WASHINGTON (Reuters) - A unit of Panasonic Corp agreed to pay about $280 million on Monday in a deal with the U.S. government to resolve criminal and civil charges that the company falsified its financial records to conceal payments to sales agents in China and other parts of Asia.
The criminal charges were filed against Panasonic Avionics Corp, a subsidiary that designs in-flight entertainment systems, by the U.S. Justice Department in the U.S. District Court for the District of Columbia.
The Justice Department agreed to hold off on prosecuting the company, according to court records.
In exchange, the company will pay a criminal penalty of more than $137 million, plus another $143 million in disgorgement and interest to settle parallel civil charges with the U.S. Securities and Exchange Commission which investigates civil violations of the anti-bribery law, court documents said.
The SEC’s civil charges against the company also include accounting fraud.
Panasonic agreed to improve its compliance program, hire an independent monitor and continue to cooperate in “any ongoing investigation,” the court filings said.
“We have taken extensive steps over the past few years to strengthen Panasonic Avionics’ compliance programs and internal controls, and we welcome an independent compliance monitor to assess our progress,” said Hideo Nakano, CEO of Panasonic Avionics, in a statement.
In its court filing, the Justice Department said the scheme occurred from 2007 through 2013, and involved senior company executives who retained consultants for “improper purposes” in an effort to win business with airlines.
In one case in July 2007, for instance, Panasonic executives paid a foreign official $875,000 over six years even though the person did “little work” for the company.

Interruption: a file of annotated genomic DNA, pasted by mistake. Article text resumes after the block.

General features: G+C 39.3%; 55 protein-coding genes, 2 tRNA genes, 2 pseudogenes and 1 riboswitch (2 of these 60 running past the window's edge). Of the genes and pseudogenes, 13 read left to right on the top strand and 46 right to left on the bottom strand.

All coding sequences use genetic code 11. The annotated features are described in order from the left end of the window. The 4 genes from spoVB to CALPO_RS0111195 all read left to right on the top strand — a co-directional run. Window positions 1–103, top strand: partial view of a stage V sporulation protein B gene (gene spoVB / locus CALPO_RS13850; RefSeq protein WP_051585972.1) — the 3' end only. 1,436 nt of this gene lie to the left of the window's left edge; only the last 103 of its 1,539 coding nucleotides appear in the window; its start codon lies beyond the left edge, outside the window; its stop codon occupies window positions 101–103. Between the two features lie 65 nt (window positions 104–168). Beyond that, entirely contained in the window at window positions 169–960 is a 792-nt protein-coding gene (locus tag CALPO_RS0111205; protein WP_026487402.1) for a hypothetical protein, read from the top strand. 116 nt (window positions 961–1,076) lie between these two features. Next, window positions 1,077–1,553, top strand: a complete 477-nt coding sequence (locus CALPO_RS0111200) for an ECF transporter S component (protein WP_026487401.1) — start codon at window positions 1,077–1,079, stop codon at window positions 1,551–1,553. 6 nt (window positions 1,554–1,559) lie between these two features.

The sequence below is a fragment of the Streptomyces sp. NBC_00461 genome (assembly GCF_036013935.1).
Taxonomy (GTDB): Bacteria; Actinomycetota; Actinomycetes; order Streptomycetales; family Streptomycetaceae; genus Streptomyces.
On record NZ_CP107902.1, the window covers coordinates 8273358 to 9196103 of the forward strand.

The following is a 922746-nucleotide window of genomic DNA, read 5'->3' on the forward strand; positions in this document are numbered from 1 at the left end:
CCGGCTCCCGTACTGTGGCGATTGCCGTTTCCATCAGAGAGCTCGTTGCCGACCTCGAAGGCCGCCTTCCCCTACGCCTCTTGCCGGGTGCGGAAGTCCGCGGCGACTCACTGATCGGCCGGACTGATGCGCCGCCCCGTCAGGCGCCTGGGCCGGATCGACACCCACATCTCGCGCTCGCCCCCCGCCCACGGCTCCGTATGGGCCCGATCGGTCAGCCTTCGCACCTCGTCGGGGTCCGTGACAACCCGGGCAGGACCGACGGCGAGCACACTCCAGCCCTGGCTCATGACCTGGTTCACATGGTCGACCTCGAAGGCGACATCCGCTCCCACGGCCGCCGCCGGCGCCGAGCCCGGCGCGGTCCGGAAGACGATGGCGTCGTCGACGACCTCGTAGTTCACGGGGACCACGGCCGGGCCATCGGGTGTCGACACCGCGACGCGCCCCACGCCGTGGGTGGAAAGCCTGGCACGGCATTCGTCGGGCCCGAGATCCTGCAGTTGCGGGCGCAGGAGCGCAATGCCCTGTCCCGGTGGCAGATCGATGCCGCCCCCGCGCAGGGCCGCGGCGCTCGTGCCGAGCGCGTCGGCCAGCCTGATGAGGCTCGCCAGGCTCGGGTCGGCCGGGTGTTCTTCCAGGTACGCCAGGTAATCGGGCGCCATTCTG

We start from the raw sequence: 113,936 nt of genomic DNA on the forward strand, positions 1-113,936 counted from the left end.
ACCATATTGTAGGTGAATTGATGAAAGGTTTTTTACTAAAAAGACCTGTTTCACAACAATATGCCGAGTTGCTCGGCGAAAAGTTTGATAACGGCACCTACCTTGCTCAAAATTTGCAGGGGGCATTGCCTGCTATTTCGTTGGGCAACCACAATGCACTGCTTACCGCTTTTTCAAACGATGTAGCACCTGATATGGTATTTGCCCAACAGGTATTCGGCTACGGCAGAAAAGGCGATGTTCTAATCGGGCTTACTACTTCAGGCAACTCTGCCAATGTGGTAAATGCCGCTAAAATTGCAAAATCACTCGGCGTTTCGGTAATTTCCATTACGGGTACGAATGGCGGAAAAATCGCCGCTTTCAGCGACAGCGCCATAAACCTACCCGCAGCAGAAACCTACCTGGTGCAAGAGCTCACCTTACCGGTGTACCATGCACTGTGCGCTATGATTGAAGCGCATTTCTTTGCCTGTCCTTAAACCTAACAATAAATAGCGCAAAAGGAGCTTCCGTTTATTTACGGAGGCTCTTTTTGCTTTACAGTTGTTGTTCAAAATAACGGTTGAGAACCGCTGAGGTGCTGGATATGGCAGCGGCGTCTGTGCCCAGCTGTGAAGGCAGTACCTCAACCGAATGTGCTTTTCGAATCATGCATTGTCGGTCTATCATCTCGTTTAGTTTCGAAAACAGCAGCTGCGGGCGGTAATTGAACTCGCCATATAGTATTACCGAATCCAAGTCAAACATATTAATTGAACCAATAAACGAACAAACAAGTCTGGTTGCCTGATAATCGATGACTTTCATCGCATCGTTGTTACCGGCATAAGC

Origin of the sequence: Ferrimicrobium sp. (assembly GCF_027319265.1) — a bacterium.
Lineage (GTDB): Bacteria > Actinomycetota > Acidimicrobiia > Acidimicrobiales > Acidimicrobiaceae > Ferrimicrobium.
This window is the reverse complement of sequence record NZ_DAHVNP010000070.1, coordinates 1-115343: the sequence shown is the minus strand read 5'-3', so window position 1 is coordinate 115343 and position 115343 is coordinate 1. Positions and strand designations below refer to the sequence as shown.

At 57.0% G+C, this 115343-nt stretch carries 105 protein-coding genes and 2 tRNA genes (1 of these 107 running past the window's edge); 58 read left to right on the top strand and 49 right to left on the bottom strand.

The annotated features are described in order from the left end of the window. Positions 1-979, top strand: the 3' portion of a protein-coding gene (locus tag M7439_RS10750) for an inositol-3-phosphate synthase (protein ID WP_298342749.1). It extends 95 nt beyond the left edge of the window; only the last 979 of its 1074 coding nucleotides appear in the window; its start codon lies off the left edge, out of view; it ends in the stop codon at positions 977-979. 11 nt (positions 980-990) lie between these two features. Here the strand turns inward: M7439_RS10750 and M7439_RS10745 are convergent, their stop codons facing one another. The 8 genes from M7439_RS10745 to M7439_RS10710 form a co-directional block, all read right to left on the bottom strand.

Those payments were recorded on the company’s books as legitimate consulting services.
The company was also accused of hiring consultants in an effort to “obtain confidential non-public business information” about competitors.
In addition, the government alleged that the company hired sales agents throughout Asia who did not pass due diligence checks. Even though the company formally terminated relationships with those agents, employees at Panasonic “secretly continued to use those agents.”
The alleged payments came out the coffers of the company president’s budget.
Without naming individuals, the court filing said that “Executive 1” improperly certified that the company had internal controls over its financial reporting from 2005 until he was “separated from the company” in 2017.
Panasonic’s former CEO Paul Margis was replaced by Hideo Nakano in February 2017, as part of a broader leadership shakeup.
In recent years, the Justice Department has offered companies leniency if they voluntarily disclose possible illegal payments to foreign officials.
However, in this case, the Justice Department said the company only came forward after the SEC started investigating.
Reporting by Sarah N. Lynch; additional reporting by Joel Schectman, Editing by Franklin Paul, Grant McCool and Cynthia Osterman